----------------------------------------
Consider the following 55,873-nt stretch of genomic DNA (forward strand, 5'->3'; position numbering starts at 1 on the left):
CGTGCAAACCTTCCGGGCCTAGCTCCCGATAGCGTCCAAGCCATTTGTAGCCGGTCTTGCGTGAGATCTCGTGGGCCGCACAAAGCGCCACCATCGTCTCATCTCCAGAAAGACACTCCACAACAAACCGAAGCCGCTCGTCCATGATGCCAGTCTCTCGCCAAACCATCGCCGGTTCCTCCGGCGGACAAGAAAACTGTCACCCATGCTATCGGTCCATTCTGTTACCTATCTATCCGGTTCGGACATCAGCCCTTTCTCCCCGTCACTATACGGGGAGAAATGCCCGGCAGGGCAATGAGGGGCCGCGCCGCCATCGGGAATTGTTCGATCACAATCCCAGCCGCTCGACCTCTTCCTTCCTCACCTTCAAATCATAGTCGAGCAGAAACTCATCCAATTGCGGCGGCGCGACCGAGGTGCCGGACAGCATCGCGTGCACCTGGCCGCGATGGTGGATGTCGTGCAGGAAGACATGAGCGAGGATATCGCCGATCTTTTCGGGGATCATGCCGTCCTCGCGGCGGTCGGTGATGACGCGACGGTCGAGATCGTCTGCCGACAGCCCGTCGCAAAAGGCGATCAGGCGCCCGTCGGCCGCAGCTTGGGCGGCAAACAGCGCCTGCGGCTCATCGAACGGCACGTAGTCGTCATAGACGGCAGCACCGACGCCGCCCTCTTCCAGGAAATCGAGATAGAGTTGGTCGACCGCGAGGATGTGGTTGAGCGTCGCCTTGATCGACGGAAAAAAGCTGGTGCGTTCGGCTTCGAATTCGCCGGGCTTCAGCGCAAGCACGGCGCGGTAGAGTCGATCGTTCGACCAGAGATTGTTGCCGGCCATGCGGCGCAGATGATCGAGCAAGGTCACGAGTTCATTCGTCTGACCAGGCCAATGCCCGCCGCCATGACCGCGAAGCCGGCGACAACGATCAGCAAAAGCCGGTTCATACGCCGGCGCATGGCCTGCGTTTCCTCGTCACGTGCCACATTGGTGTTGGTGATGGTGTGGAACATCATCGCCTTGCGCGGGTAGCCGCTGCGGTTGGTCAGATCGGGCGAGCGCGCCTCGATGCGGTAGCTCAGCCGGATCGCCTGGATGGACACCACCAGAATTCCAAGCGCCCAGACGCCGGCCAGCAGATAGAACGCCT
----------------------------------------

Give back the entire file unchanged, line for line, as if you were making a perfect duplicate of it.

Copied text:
Consider the following 55,873-nt stretch of genomic DNA (forward strand, 5'->3'; position numbering starts at 1 on the left):
CGTGCAAACCTTCCGGGCCTAGCTCCCGATAGCGTCCAAGCCATTTGTAGCCGGTCTTGCGTGAGATCTCGTGGGCCGCACAAAGCGCCACCATCGTCTCATCTCCAGAAAGACACTCCACAACAAACCGAAGCCGCTCGTCCATGATGCCAGTCTCTCGCCAAACCATCGCCGGTTCCTCCGGCGGACAAGAAAACTGTCACCCATGCTATCGGTCCATTCTGTTACCTATCTATCCGGTTCGGACATCAGCCCTTTCTCCCCGTCACTATACGGGGAGAAATGCCCGGCAGGGCAATGAGGGGCCGCGCCGCCATCGGGAATTGTTCGATCACAATCCCAGCCGCTCGACCTCTTCCTTCCTCACCTTCAAATCATAGTCGAGCAGAAACTCATCCAATTGCGGCGGCGCGACCGAGGTGCCGGACAGCATCGCGTGCACCTGGCCGCGATGGTGGATGTCGTGCAGGAAGACATGAGCGAGGATATCGCCGATCTTTTCGGGGATCATGCCGTCCTCGCGGCGGTCGGTGATGACGCGACGGTCGAGATCGTCTGCCGACAGCCCGTCGCAAAAGGCGATCAGGCGCCCGTCGGCCGCAGCTTGGGCGGCAAACAGCGCCTGCGGCTCATCGAACGGCACGTAGTCGTCATAGACGGCAGCACCGACGCCGCCCTCTTCCAGGAAATCGAGATAGAGTTGGTCGACCGCGAGGATGTGGTTGAGCGTCGCCTTGATCGACGGAAAAAAGCTGGTGCGTTCGGCTTCGAATTCGCCGGGCTTCAGCGCAAGCACGGCGCGGTAGAGTCGATCGTTCGACCAGAGATTGTTGCCGGCCATGCGGCGCAGATGATCGAGCAAGGTCACGAGTTCATTCGTCTGACCAGGCCAATGCCCGCCGCCATGACCGCGAAGCCGGCGACAACGATCAGCAAAAGCCGGTTCATACGCCGGCGCATGGCCTGCGTTTCCTCGTCACGTGCCACATTGGTGTTGGTGATGGTGTGGAACATCATCGCCTTGCGCGGGTAGCCGCTGCGGTTGGTCAGATCGGGCGAGCGCGCCTCGATGCGGTAGCTCAGCCGGATCGCCTGGATGGACACCACCAGAATTCCAAGCGCCCAGACGCCGGCCAGCAGATAGAACGCCT